• HOME
  • BLOG
Naomi Rothwell-Boyd, February 20 2023

4 Key Pieces of Career Advice No One Tells You

Do you ever sense a stagnation in your professional life, an inertia that no amount of effort can seem to break? Do you ever experience the sensation that your efforts are futile, no matter what steps you take to progress? You're not alone. 

Everyone has experienced this feeling of futility at one point or another; it's a common emotion. But did you know that there are certain pieces of career advice no one tells you that can help make a difference? 

This article will explore four key areas: networking gets more important the older you are; your CV is just an advert; interviewing skills are key; and always negotiate your first offer. If this sounds interesting to you, read on for some valuable insight into how these tips could potentially change up your career path.

Uncover how to change your career today with our quick assessment quiz even if you don't know where to start - TRY PATHFINDER NOW

Career Advice No One Tells You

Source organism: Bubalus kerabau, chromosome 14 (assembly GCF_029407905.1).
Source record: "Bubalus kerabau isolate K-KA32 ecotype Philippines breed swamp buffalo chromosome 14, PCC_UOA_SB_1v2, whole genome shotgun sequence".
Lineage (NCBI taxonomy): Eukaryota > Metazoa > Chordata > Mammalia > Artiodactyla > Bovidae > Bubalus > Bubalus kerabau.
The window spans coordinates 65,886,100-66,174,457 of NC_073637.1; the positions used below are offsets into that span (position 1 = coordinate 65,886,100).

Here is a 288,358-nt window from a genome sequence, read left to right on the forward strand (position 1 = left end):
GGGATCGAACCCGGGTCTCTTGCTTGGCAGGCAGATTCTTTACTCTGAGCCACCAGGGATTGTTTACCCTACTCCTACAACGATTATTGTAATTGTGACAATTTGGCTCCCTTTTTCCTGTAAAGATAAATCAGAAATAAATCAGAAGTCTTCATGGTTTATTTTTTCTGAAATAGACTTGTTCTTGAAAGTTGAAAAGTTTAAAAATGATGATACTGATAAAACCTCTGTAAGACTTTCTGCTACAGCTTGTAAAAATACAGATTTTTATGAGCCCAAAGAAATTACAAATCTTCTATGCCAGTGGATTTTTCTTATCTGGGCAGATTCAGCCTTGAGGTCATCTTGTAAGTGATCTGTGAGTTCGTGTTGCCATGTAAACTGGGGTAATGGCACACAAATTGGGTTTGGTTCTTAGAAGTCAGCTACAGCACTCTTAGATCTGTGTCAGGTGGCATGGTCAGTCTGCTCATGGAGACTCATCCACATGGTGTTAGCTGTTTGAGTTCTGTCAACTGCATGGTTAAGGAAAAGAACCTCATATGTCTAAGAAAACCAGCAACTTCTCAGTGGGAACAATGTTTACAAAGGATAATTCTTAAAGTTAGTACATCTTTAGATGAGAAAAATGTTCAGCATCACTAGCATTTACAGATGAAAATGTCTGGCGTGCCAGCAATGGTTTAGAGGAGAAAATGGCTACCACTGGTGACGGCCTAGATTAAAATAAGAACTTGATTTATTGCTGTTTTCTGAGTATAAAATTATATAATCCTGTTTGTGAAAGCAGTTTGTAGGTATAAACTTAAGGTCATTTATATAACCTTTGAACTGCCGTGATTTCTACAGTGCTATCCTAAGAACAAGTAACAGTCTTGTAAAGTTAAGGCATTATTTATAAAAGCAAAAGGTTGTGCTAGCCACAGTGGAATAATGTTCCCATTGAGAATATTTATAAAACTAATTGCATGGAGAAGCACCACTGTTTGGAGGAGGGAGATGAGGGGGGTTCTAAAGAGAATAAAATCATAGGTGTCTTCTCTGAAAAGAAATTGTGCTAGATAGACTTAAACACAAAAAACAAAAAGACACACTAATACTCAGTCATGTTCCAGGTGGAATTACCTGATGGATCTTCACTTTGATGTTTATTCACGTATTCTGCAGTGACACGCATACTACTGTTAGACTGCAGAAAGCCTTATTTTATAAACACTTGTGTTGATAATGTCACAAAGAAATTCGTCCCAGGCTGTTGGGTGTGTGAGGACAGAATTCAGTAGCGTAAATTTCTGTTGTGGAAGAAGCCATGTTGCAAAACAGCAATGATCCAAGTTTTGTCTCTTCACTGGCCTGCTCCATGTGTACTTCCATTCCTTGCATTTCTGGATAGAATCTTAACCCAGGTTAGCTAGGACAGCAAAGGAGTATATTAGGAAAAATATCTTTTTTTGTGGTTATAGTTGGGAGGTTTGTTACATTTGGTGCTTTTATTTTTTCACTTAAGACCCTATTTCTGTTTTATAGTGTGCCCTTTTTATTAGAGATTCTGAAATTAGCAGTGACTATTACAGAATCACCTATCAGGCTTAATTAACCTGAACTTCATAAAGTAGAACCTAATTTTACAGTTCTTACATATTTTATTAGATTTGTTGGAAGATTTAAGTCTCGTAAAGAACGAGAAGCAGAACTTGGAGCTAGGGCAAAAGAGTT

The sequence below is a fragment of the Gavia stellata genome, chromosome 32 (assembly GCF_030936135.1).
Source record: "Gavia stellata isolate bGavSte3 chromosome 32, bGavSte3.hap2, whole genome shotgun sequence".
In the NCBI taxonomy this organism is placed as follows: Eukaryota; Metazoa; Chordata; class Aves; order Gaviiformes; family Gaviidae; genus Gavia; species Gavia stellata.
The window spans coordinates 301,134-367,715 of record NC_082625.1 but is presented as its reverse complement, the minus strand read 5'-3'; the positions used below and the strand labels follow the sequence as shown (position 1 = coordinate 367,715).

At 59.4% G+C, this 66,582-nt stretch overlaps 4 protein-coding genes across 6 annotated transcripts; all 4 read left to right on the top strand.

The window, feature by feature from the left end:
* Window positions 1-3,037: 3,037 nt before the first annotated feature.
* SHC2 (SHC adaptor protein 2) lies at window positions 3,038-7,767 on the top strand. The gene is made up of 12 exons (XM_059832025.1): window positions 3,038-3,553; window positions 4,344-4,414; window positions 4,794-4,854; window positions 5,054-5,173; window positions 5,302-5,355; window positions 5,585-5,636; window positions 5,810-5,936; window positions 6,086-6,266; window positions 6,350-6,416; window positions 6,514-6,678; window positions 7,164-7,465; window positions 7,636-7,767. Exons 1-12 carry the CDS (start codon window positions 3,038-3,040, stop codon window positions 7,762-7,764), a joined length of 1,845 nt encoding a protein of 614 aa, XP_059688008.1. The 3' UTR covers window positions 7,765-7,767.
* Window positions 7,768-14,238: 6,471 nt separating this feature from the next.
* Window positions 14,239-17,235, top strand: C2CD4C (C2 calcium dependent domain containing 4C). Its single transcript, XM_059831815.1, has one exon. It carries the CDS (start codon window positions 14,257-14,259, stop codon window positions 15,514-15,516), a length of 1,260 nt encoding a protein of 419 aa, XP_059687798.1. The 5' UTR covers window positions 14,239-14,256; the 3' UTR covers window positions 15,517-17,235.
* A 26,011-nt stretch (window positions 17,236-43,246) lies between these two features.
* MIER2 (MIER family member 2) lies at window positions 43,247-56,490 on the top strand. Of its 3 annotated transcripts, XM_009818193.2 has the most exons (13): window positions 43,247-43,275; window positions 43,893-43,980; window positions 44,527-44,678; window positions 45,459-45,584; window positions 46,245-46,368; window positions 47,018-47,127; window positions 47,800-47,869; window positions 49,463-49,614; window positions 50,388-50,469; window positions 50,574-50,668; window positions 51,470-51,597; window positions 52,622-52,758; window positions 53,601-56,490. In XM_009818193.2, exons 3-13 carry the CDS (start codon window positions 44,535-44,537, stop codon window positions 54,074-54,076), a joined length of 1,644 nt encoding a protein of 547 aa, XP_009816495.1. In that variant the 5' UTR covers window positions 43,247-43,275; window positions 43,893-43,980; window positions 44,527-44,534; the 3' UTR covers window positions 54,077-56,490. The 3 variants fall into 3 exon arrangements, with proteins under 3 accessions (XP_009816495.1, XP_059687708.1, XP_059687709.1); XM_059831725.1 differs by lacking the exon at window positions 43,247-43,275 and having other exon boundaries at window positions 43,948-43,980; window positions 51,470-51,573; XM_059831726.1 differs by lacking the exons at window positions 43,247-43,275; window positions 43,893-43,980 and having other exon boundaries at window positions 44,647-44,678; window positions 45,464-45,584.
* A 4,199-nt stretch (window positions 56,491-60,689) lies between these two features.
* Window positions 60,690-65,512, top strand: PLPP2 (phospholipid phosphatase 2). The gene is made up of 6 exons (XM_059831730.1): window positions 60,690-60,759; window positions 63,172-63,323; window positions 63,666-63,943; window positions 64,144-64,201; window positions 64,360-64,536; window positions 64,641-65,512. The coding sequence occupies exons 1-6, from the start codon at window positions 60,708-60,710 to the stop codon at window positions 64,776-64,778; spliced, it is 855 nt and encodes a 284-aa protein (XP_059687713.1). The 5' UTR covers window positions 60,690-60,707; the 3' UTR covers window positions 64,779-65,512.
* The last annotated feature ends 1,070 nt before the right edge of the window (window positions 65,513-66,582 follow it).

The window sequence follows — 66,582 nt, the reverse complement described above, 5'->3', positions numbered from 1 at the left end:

When it comes to career advice, everyone seems to have an opinion. From family members and friends to online articles and books, there’s no shortage of information out there. But what about the things that nobody tells you? The home truths that could make or break your job search?

Networking Gets More Important The Older You Are

As you get older, networking becomes increasingly important in the job search. When you’re younger, it’s easier to find a job without having an extensive network of contacts. Many jobs are openly advertised and hiring managers don’t expect younger workers to have a large network.

However, as you move into your 30s and 40s, many hiring managers lean on personal recommendations more than ever before. It may prove challenging to gain access to an interview if you don't have the necessary links within that industry or organisation.

Having strong relationships with people who work in your desired field is key when looking for new opportunities later in life. It's not just a matter of knowing someone; to secure new opportunities, it is essential for those in your desired field to be willing to advocate for you and put their name behind recommending you for a role at either their own organisation or one associated with them.